Is it better to be mixed race? Channel 4

by Lisa McGarry

mixed-race

Mixed race people are Britain’s fastest growing ethnic group. Currently making up less than 2% of the population, they seem to be having an impact way beyond their numbers. Lewis Hamilton, Leona Lewis, Alesha Dixon and Theo Walcott are highly visible in the worlds of sport and entertainment. In America, there’s Halle Berry, Tiger Woods and now Barack Obama; all very special people right at the top of their chosen professions. And yet, it is only recently that mixed relationships have become more socially acceptable in this country, while right-wing groups continue to espouse that the mixing of races is destructive and against some kind of natural order.

Aarathi Prasad, a geneticist and mother of a mixed race child, sets out to challenge the science of racial purity and examines provocative claims that there are, in fact, biological advantages to being mixed race. It’s a controversial subject that has aroused much opposition from both ends of the political spectrum, but does greater genetic diversity confer advantages in humans, as seen in the breeding of plants and animals, or are lifestyle and environment the primary influences?

In plants and animals, when two very genetically different parents mate, their offspring can be much larger, fitter, and more robust than either of them. This is called hybrid vigour. Every animal inherits one copy of each gene from its parents. If those genes are the same they are homozygous, but if they are different the offspring will be heterozygous for that gene. Aarathi asks if hybrid vigour and heterozygosity apply to humans?

She meets Professor Bill Amos from Cambridge University’s Zoology department. He’s a world expert on the fitness of marine mammals. As well as finding benefits of genetic diversity in seals, he’s been finding it in humans too. “We are starting to find more and more evidence that whatever the disease, heterozygosity is beneficial in resisting infection… It strikes me as a very small step to say in terms of mixed race populations, mixed race individuals, I would certainly expect those individuals to have higher tolerance to disease, will be better at fighting disease than for example people who come from a more isolated population.”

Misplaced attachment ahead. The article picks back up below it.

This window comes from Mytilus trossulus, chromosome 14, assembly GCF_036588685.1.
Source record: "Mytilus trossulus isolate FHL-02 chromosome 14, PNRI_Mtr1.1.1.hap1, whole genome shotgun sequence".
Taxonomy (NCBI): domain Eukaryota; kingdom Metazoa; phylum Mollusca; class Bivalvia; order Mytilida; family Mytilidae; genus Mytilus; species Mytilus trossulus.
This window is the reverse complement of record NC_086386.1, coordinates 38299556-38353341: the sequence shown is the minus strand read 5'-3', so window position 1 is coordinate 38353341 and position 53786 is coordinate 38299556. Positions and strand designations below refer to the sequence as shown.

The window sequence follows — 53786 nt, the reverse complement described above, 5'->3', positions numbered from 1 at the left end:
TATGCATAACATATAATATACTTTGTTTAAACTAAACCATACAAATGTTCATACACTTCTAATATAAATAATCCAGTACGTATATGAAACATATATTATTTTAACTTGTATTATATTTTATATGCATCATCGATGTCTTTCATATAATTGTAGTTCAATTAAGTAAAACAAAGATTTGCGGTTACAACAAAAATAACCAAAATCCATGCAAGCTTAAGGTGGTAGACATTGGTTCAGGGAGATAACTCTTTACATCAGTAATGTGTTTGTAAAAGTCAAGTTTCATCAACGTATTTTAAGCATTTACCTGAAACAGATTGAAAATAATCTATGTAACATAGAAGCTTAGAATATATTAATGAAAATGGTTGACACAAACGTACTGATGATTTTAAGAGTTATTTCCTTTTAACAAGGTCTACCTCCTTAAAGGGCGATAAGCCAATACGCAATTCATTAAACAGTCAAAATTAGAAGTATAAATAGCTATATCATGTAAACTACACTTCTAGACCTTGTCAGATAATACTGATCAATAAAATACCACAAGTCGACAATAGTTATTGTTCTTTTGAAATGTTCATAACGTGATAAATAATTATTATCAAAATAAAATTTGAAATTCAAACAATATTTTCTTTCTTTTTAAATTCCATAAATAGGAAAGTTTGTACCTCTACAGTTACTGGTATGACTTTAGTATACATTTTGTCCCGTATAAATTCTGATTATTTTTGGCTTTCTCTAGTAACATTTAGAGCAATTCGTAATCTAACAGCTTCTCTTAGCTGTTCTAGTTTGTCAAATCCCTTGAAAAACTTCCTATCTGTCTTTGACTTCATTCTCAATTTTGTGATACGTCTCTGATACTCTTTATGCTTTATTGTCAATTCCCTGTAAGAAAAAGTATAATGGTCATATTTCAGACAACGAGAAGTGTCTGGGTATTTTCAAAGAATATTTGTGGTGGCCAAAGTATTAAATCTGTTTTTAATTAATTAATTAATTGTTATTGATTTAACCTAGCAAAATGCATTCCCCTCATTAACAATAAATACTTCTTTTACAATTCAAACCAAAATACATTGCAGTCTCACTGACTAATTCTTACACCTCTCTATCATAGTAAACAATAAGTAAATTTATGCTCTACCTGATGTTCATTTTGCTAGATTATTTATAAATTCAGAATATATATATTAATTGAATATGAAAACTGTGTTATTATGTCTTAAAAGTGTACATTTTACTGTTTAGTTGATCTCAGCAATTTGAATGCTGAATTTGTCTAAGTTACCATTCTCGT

Her research leads her to question why European populations seem to be subject to many more diseases such as dementia, skin cancer and multiple sclerosis than other populations. After all, as Europe is such a large continent one can expect a wide gene pool.

Population geneticist Dr Jim Wilson explains, “We can actually see that lots of people who wouldn’t normally consider themselves inbred…urban Europeans for instance…are actually rather inbred because they share a lot of ancestors.

It wasn’t all that long ago that there were only a million people living in Europe. So you only have to go back 20 or 30 or perhaps 40 generations and everyone in Europe is related and everyone in Europe’s parents are therefore related which means everyone in Europe is inbred, not inbred in the sense that the offspring of first cousins is inbred but inbred nevertheless – there is a continuum and we all lie on that continuum.”

This theory would counter those claims of the superiority of racial purity. Jim Wilson continues: “This idea of purity, it comes from a fallacy of superiority of the north European people. When in fact if we looked at this biologically, it’s much, much better not to be pure bred and you would rather be mixed so that you decreased the chances of recessive genes having an effect.”

Monday 2nd November 8PM – Channel 4

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